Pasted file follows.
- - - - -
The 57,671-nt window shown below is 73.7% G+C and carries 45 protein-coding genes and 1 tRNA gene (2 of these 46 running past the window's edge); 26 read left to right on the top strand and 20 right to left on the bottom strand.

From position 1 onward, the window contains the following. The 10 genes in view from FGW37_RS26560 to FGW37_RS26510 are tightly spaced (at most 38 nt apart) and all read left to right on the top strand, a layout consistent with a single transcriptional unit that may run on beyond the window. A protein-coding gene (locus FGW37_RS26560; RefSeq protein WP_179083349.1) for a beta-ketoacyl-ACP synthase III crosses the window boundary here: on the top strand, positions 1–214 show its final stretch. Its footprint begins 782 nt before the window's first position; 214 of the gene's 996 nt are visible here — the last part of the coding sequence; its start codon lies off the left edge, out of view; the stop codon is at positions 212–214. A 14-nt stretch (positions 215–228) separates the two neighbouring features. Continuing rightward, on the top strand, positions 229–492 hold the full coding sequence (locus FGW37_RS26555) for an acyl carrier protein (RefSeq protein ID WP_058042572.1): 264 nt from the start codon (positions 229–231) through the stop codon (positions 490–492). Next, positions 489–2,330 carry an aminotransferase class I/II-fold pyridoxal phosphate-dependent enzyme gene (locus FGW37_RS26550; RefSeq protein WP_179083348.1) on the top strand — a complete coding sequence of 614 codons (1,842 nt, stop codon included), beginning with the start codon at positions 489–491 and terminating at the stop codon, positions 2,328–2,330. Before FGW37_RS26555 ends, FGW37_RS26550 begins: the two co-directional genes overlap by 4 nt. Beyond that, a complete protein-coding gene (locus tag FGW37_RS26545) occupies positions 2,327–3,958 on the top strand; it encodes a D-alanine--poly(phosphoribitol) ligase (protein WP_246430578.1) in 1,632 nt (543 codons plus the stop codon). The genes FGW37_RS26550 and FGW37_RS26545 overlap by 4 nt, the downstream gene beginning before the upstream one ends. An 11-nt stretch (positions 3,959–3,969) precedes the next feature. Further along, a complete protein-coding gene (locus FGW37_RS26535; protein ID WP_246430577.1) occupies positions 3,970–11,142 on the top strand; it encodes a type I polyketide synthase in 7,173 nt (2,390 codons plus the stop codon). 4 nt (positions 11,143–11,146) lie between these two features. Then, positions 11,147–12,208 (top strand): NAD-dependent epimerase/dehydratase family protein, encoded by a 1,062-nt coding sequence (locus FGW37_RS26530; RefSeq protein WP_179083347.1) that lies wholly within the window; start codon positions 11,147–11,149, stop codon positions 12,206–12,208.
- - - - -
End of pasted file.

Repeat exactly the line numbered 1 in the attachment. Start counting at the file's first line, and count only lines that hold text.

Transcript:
The 57,671-nt window shown below is 73.7% G+C and carries 45 protein-coding genes and 1 tRNA gene (2 of these 46 running past the window's edge); 26 read left to right on the top strand and 20 right to left on the bottom strand.